A GROUP of students who began a snowball attack have sparked anger across the university. A group of approximately 30 students congregated on the concourse following the heavy snowfall on Thursday, 5th February and began to hurl snowballs at passersby. A number of complaints have been made by motorists who experienced the attacks describing how students opened their car doors and threw snow in their faces.
The snowball attack escalated into a series of vicious encounters, knocking cyclists from their bikes and causing damage to passing cars. The Quinn School of Business was the main building affected as the group of students entered the building, throwing snowballs at students and staff members. The extent of the attack forced staff at the Quinn School to lock the doors in an effort to prevent further trouble.
Students at lectures in the Newman Building experienced similar encounters when the group of students hurled snowballs into the theatres; hitting both students and lecturers while damaging lecture equipment. “It was disappointing because at the start it was all friendly, throwing a few snowballs but at a point it got out of hand,” explained Students’ Union (SU) President, Aodhán O Deá. He expressed concern at the situation adding that “people didn’t know when to stop, I think people just got too much into it.”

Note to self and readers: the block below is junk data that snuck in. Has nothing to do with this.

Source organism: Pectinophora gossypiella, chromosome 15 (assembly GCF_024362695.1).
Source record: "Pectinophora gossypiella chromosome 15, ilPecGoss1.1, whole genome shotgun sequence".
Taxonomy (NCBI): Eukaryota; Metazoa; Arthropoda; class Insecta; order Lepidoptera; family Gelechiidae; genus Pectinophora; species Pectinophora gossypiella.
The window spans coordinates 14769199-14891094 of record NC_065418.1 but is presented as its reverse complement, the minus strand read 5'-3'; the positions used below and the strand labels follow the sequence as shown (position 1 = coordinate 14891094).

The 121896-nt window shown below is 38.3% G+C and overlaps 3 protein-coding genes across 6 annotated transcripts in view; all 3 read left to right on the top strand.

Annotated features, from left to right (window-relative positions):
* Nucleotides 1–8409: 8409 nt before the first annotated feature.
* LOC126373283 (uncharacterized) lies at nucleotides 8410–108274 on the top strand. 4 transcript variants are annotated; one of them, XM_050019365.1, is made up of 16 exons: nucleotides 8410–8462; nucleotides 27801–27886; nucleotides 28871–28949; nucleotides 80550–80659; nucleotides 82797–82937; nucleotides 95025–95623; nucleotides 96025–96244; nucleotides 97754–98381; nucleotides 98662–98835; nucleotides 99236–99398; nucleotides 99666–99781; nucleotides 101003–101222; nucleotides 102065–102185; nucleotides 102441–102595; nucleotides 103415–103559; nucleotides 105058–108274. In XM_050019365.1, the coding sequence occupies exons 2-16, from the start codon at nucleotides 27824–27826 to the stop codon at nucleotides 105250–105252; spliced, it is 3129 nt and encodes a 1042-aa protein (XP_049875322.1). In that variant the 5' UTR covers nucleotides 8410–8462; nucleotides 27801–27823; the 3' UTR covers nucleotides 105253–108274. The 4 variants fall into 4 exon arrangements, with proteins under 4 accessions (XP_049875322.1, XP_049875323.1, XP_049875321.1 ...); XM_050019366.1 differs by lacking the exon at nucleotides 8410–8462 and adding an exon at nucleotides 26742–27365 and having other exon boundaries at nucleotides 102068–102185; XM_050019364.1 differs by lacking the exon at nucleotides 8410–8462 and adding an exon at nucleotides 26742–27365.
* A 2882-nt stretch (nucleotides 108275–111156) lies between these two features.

The university has acknowledged the anger which sparked as a result of encounters involving the group of students, asserting that “several complaints have been received in relation to snowballing at Belfield.” It was further added that “the gardaí were called but were not involved in the incidents in question.”
The prolonged snow fall forced the university to close early with all buildings closing at 5pm. The university confirmed that, “following information bulletins from Met Eireann announcing heavy snow throughout the afternoon… the university, in line with advice issued by the AA and the gardaí to the wider Dublin community, wished to enable staff and students to arrive home early to ensure their best possible safety”.
Mr Ó Deá affirmed that it “was a combination of things as to why the buildings were shut, genuinely it was probably safer for people to get home as early as possible with the weather, UCD was so dangerous and slippy.” Mr Ó Deá is confident that disciplinary actions will be taken against students who were involved in the various encounters around campus.